Monday, May 20, 2013


I have always liked books
for one reason or another.

This is an interesting article about a newly re-opened library in Liverpool, England. It appears to be a magnificent place for books. The pictures in the article show a fine looking library but there are a couple of concerns that I have about what libraries have become now that the bottomless pockets of government are building replacements for the simple libraries built with the generosity of Andrew Carnegie and others like him who believe in the power of reading to raise us up. The council of the city have elected to fund this library using something they point blank refer to as a Private Finance Initiative scheme. It is, in short, yet another scheme where those elected to look after the Public's interest delude themselves with the idea that they can achieve something worthy and valuable for "FREE".
That's a view looking up toward the skylight dome in the ceiling.
This plaque commemorates how libraries used to be financed. I think it a much more worthy means to achieve the desired end.
In Akron, Ohio, this is the library that Carnegie paid for, still there:
Above that door in the middle of the building, chiseled into the stone, it says, OPEN TO ALL

My experience with the central library mania that bites cities all over the world is the crushing compulsion to build bigger, higher, wider, with more open space and a very important architect. Of course to get there they are forced to shutter the main building for years while rebuilding and close down branch libraries in the outer parts of town and to scale way back on library hours and subscriptions. I remember dropping in on my City Hall in Solana Beach one night (I lived across the street) and listened to almost an hour of debate from a twit in the audience demanding to know how they could justify $2,000 for new books and magazines at the town library. But perhaps that's what's needed. A nickle and dime mentality on the building committee and somebody smart enough to know that taking out a loan for $105 million now, not paying any interest on it for 20 years and then starting to pay it back over 20 years means that those folks left behind will be paying almost a billion dollars for that "FREE" loan.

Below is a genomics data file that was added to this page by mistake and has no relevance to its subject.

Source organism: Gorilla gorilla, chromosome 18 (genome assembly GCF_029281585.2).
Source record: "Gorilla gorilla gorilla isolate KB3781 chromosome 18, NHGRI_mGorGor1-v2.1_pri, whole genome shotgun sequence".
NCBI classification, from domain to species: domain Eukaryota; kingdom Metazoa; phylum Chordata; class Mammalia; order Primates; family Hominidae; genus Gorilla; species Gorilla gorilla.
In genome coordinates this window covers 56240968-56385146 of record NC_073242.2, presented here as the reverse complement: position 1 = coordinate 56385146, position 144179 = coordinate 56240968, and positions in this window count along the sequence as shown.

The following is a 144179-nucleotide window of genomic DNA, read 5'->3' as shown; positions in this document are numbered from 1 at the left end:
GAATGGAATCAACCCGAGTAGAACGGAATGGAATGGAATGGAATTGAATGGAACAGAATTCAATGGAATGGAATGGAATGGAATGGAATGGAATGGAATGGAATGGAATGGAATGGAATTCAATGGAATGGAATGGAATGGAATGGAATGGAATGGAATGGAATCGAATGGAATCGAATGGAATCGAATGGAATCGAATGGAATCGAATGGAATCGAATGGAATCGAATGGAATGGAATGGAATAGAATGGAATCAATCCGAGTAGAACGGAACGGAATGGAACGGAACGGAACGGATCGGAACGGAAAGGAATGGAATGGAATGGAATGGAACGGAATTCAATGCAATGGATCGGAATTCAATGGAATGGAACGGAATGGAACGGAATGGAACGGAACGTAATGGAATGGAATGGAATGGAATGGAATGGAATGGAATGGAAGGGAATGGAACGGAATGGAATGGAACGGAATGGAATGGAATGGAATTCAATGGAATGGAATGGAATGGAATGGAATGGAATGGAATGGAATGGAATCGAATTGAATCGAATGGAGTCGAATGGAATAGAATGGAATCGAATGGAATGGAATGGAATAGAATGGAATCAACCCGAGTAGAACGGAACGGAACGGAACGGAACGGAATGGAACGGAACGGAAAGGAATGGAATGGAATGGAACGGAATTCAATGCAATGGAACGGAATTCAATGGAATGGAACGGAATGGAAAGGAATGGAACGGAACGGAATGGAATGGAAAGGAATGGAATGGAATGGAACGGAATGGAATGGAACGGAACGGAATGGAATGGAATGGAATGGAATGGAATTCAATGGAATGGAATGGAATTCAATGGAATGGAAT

I'm OK with vanity projects but if we stick the next 3 generations with the bills for them,
they're bound to be a little grumpy paying for this.


Buck said...

That Mail article certainly was interesting and the Liverpool library IS visually stunning, at least in the pictures provided. I'd hate to be the guy that has to change some of those light bulbs, though.

I hear you about infrastructure funding. Let's hope that PFI thing doesn't come to America, but with Obama in charge...

HMS Defiant said...

I'm afraid that everybody is doing it now and we get to watch cities go bankrupt in an effort to defraud the people that loaned them money that was not spent on real infrastructure but on follies.